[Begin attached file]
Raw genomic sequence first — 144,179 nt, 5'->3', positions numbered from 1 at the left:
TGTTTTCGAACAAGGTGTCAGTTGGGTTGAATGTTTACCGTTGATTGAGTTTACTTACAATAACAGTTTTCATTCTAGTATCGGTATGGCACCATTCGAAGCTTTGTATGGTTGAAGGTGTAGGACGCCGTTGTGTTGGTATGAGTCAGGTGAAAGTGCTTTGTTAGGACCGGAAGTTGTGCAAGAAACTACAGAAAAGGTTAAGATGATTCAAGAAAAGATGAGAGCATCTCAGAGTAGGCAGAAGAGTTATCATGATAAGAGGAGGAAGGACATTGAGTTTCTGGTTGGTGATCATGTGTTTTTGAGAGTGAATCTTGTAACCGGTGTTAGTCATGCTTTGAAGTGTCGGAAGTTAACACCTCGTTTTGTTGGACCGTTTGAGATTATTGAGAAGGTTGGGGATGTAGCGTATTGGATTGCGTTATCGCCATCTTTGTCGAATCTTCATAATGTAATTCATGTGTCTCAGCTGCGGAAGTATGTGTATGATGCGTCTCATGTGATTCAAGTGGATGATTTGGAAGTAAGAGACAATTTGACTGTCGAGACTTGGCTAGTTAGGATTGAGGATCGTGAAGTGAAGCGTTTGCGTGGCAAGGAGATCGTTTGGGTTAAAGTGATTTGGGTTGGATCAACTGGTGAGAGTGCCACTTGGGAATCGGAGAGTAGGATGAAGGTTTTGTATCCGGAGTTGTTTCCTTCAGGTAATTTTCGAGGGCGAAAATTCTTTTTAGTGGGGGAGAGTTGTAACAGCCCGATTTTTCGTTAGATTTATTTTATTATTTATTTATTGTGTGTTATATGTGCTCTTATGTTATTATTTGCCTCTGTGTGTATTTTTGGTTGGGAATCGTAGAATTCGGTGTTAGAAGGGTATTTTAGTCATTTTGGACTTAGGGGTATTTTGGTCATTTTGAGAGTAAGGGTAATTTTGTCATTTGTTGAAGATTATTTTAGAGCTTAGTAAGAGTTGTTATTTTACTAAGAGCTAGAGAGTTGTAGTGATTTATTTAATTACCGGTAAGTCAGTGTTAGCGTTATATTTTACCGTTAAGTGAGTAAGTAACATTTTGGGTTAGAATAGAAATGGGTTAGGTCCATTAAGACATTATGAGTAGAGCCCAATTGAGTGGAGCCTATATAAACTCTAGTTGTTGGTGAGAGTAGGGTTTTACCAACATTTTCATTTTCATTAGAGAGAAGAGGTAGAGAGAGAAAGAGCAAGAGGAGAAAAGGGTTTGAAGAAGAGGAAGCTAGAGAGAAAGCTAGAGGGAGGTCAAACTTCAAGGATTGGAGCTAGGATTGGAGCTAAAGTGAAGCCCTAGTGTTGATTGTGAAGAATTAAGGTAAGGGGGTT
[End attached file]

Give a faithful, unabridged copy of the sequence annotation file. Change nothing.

Raw genomic sequence first — 144,179 nt, 5'->3', positions numbered from 1 at the left:
TGTTTTCGAACAAGGTGTCAGTTGGGTTGAATGTTTACCGTTGATTGAGTTTACTTACAATAACAGTTTTCATTCTAGTATCGGTATGGCACCATTCGAAGCTTTGTATGGTTGAAGGTGTAGGACGCCGTTGTGTTGGTATGAGTCAGGTGAAAGTGCTTTGTTAGGACCGGAAGTTGTGCAAGAAACTACAGAAAAGGTTAAGATGATTCAAGAAAAGATGAGAGCATCTCAGAGTAGGCAGAAGAGTTATCATGATAAGAGGAGGAAGGACATTGAGTTTCTGGTTGGTGATCATGTGTTTTTGAGAGTGAATCTTGTAACCGGTGTTAGTCATGCTTTGAAGTGTCGGAAGTTAACACCTCGTTTTGTTGGACCGTTTGAGATTATTGAGAAGGTTGGGGATGTAGCGTATTGGATTGCGTTATCGCCATCTTTGTCGAATCTTCATAATGTAATTCATGTGTCTCAGCTGCGGAAGTATGTGTATGATGCGTCTCATGTGATTCAAGTGGATGATTTGGAAGTAAGAGACAATTTGACTGTCGAGACTTGGCTAGTTAGGATTGAGGATCGTGAAGTGAAGCGTTTGCGTGGCAAGGAGATCGTTTGGGTTAAAGTGATTTGGGTTGGATCAACTGGTGAGAGTGCCACTTGGGAATCGGAGAGTAGGATGAAGGTTTTGTATCCGGAGTTGTTTCCTTCAGGTAATTTTCGAGGGCGAAAATTCTTTTTAGTGGGGGAGAGTTGTAACAGCCCGATTTTTCGTTAGATTTATTTTATTATTTATTTATTGTGTGTTATATGTGCTCTTATGTTATTATTTGCCTCTGTGTGTATTTTTGGTTGGGAATCGTAGAATTCGGTGTTAGAAGGGTATTTTAGTCATTTTGGACTTAGGGGTATTTTGGTCATTTTGAGAGTAAGGGTAATTTTGTCATTTGTTGAAGATTATTTTAGAGCTTAGTAAGAGTTGTTATTTTACTAAGAGCTAGAGAGTTGTAGTGATTTATTTAATTACCGGTAAGTCAGTGTTAGCGTTATATTTTACCGTTAAGTGAGTAAGTAACATTTTGGGTTAGAATAGAAATGGGTTAGGTCCATTAAGACATTATGAGTAGAGCCCAATTGAGTGGAGCCTATATAAACTCTAGTTGTTGGTGAGAGTAGGGTTTTACCAACATTTTCATTTTCATTAGAGAGAAGAGGTAGAGAGAGAAAGAGCAAGAGGAGAAAAGGGTTTGAAGAAGAGGAAGCTAGAGAGAAAGCTAGAGGGAGGTCAAACTTCAAGGATTGGAGCTAGGATTGGAGCTAAAGTGAAGCCCTAGTGTTGATTGTGAAGAATTAAGGTAAGGGGGTT